What we found is that while review counts can vary, the top rankers on average almost always had both the largest volume of reviews as well as overall star rating.
Across all queries we found an average rating of 4.25 and an average review count of 137.43 for the top ranking position in local. This breaks down for the lower positioned GMB listings as follows:
|GMB Rank||Review Rating||Review Count|
You should be out there getting even more reviews on your GMB listings right now.
Both quantity and quality of reviews are important, never stop pushing for more.
We set out to test some ideas we’ve been thinking about for awhile and were just curious to know if the raw data confirmed our personal experiences in SEO and some of our hunches.
With Google’s secret, ever-evolving algorithm the results from tests like ours will never be 100% conclusive.
What we found was an interesting correlation that, more often than not, matches local/map ranking positions with organic result positions (as compared to others in the same local SERP).
What we took away from this is that standard organic SEO tasks are maybe ever-so-slightly more important than some of us may have previously thought.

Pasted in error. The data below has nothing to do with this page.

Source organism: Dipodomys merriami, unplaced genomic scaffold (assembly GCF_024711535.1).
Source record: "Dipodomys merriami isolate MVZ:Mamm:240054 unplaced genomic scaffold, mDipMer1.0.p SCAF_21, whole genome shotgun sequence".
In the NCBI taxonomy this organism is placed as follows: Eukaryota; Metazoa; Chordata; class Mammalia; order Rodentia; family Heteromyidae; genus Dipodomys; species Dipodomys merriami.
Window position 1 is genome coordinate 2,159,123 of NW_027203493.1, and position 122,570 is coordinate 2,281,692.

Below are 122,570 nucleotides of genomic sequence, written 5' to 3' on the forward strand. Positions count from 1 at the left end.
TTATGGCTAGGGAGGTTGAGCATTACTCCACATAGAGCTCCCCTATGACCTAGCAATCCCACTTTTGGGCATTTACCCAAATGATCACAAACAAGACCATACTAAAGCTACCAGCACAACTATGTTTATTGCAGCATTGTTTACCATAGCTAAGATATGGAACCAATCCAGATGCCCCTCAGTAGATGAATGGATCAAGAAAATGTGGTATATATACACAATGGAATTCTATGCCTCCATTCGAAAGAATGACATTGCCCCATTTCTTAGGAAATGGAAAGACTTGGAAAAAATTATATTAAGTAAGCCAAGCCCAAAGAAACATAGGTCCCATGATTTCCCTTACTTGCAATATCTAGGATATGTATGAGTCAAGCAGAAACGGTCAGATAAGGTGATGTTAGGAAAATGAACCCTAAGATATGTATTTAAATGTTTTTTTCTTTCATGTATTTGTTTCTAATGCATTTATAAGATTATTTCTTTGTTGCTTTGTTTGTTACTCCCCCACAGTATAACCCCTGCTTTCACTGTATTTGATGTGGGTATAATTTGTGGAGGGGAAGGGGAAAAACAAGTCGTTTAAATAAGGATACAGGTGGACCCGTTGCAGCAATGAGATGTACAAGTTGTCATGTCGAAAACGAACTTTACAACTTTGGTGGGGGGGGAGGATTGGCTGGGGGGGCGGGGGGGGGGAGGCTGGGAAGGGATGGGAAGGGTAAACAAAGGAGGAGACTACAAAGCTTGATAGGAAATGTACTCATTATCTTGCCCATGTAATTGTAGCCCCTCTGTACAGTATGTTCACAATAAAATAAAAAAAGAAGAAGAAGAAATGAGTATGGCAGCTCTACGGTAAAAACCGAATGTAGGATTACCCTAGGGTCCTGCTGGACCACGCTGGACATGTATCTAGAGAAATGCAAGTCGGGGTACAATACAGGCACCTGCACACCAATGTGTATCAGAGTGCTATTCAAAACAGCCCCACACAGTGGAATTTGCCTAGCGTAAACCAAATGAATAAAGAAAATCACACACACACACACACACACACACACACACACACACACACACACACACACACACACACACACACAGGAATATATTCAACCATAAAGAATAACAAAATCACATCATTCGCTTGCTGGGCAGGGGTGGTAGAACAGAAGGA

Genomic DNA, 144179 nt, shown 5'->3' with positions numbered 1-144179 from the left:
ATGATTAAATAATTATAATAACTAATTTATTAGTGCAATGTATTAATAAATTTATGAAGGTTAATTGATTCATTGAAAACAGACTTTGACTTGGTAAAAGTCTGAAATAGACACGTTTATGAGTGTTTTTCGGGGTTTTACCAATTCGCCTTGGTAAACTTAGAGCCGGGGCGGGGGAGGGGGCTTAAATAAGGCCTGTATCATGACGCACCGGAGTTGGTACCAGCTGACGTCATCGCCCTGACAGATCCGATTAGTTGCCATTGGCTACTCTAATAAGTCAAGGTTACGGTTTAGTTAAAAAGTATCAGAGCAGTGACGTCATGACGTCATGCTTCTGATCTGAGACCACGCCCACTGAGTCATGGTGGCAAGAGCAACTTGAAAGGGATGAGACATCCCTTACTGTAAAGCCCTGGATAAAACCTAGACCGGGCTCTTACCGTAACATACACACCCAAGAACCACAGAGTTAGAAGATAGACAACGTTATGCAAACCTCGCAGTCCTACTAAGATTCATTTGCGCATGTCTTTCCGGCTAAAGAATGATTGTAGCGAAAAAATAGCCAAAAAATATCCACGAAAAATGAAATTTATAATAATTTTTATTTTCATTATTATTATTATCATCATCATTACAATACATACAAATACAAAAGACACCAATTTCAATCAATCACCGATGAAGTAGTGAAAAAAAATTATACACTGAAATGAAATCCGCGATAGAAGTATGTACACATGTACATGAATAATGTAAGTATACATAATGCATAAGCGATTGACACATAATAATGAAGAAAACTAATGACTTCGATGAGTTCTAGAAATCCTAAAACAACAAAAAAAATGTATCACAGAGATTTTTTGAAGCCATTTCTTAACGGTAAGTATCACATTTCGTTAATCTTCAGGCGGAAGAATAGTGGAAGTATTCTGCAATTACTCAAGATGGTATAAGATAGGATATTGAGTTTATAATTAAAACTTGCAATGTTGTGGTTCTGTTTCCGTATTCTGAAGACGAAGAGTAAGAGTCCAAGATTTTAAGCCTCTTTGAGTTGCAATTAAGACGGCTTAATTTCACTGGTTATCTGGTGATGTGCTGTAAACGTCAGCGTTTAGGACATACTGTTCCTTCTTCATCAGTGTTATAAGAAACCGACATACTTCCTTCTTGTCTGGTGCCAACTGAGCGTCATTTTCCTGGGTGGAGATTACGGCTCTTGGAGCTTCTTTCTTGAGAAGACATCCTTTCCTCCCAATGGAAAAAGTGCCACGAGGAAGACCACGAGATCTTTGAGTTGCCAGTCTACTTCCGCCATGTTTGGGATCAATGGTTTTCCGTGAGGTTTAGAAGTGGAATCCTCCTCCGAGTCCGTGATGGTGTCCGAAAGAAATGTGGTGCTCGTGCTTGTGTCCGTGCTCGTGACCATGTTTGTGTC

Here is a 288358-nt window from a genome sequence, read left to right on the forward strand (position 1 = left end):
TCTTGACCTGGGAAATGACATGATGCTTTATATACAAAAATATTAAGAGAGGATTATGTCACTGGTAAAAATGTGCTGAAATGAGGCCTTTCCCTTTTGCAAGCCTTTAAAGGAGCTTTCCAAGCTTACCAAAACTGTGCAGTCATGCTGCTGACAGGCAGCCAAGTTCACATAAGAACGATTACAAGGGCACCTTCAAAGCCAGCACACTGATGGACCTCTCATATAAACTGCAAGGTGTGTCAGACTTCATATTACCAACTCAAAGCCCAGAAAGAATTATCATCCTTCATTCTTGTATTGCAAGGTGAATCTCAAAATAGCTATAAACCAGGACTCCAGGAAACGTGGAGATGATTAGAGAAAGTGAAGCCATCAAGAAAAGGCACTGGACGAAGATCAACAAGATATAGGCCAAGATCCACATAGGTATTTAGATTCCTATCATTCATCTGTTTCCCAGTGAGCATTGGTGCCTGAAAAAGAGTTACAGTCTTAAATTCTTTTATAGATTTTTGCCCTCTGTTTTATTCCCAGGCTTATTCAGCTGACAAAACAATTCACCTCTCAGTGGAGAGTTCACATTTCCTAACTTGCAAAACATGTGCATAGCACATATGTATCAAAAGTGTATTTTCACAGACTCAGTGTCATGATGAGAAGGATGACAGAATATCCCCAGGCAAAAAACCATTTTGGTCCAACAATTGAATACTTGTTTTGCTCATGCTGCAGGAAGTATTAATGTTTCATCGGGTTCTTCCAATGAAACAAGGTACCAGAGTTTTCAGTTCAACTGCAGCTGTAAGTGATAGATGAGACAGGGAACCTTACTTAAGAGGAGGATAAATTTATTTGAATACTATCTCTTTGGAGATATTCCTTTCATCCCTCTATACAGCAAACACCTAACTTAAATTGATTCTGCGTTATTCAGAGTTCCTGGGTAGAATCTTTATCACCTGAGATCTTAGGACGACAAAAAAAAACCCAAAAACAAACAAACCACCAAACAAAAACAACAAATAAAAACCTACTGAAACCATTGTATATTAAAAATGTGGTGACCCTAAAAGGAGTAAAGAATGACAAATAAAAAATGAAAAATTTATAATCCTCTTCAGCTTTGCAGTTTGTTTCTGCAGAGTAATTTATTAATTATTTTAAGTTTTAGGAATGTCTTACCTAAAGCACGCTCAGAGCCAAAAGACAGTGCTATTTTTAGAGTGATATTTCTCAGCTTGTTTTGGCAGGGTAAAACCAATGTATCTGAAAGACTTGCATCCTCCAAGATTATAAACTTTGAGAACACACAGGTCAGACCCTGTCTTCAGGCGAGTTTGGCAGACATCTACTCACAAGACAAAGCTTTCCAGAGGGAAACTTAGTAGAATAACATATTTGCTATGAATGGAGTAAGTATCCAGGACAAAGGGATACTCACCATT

What should we do next?
There were many lessons learned in the pursuit of the data you see above. We had quite a bit of fun gathering and crunching the numbers in this experiment, so this is far from our last study on local and organic SERPs.
We obviously have many areas where we can improve and a bunch of ideas for other interesting data points we could gather and compute.
Some standouts include:
- running a much larger experiment – collecting many many more data points.
- bringing link volume/authority data from Ahrefs/Moz/etc into the equation.
- perhaps testing some more of Google’s advanced parameters to do searches from multiple locations within a specific city.
Our question to you is: what would you like to know?
If you had the ability to look at a wide swath of search results and compile it together to test a hunch, what hypothesis would you put to the test first?